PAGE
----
This is part of my Get Better Friday, all about being a better leader. Each piece is about me describing what I’ve been practicing to help me become a better leader and coach for my team, my career and my personal life.
- Trusting your instincts before making a big decision.
- Two tactics to increase your awareness for your instincts.
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This also appeared in the CorrTek Marketing Mixer #21. Also in the newsletter:
- Why social media isn’t a magic lever.
- How to create your own personal brand content machine.
- Using social media to virtually attend events.
- One of my favorite places in all of Arizona.
Getting away from distractions
Previously I talked about trusting your instincts and two different methods you could try. One is to flip a coin, and two is to interview your future self. If you missed my breakdown, click here to go read or watch. I highly encourage you to go back and look at that video, because it’s I think it’s important before making big decisions that you listen to what your instincts are telling you.
Since I posted that, I’ve been thinking more about that concept and how to listen to your instincts. I’m attempting to instigate that conversation in my head more frequently, because it’s not automatic.
There’s a way that I really want to recommend and has worked for me to focus on my instinct. In order for you to hear your instincts, you need to give yourself space to be to hear them. You need to find the place, moment and time for clarity. This will allow you the space to hear what your instincts are trying to tell you. We have hundreds of things trying to pull us in hundreds of directions all day long, an overwhelming amount of distractions at all times. With all those distractions, they bury your inner voice.
I’ll give you an example, probably something you’ve experienced today. You have an idea and you decide you will investigate. You take out your phone and was waiting for you. 900 different notifications. So, then you go look at Facebook and it’s someone’s birthday and someone replied “k” to an earlier message. There’s also a text message from your dentist for your appointment on Thursday.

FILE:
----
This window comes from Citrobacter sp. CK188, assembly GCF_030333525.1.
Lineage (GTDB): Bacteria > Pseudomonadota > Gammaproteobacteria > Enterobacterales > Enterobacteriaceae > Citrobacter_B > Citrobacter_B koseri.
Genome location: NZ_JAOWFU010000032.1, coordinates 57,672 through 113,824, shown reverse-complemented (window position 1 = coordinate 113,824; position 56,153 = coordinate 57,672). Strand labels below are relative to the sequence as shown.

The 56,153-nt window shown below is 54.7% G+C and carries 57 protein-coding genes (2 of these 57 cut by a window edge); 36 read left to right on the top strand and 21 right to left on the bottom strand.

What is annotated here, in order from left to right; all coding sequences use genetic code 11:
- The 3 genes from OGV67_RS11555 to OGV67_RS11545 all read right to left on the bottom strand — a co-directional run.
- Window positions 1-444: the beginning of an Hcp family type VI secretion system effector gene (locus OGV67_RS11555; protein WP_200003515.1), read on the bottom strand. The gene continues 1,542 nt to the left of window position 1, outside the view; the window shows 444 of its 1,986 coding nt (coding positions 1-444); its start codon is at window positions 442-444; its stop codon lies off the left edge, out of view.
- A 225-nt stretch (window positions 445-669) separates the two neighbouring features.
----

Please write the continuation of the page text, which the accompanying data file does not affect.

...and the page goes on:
The next thing you know, you’ve forgotten why you got your phone out and what you were going to research. Now that idea has just… Flown away. This is why you need to give yourself space. You need time where you can disconnect, life without notifications flying in front of you. A moment with no distractions.
Now, I’m not anti-tech, anti-phone smartphone. This isn’t that message. These things are deeply integrated into all our lives, so I’m not advocating for anti-tech. But, I am saying that you have to find time where you explicitly give yourself space to have just your thoughts. A distraction-free environment to think about these big decisions.
Some people do this through meditation. Some through prayer. For me, it’s connecting with nature. I go on a hike. Go climb a mountain. I go on a long dirt road and have a moment to just think about what it is has happening in my life and what I want. It doesn’t mean that when I go I put my headphones in and listen to podcasts or my favorite music. Nothing else but me and my thoughts.
In those moments, that’s when I can hear what my instincts are trying to tell me. It’s when I interview myself and I asked those questions that maybe I’ve been avoiding. I see how I’m feeling now and interview my future self or flip that coin. In order to do that, I need separation and to have that moment inside my head with no distractions. You can do a daily or weekly, or however often, just give yourself that moment. The time when you separate yourself, you pull yourself away from the busyness.
I’d love to hear from you if you did this or if you already do it, how you make that space to hear your instincts. If you’re not doing it I’d love for you to try it, for you to in the middle of the day get up from your desk or from your office or where you are and go walk for 20 minutes. Don’t bring your phone with you, go walk and talk to yourself. Ask yourself the questions you were looking for answers on, even if it’s just something that’s coming up later in the afternoon. Separate yourself from the distraction and you will come back ready to move on those ideas.
Try it once or maybe try it every day for an hour. See what you come up with.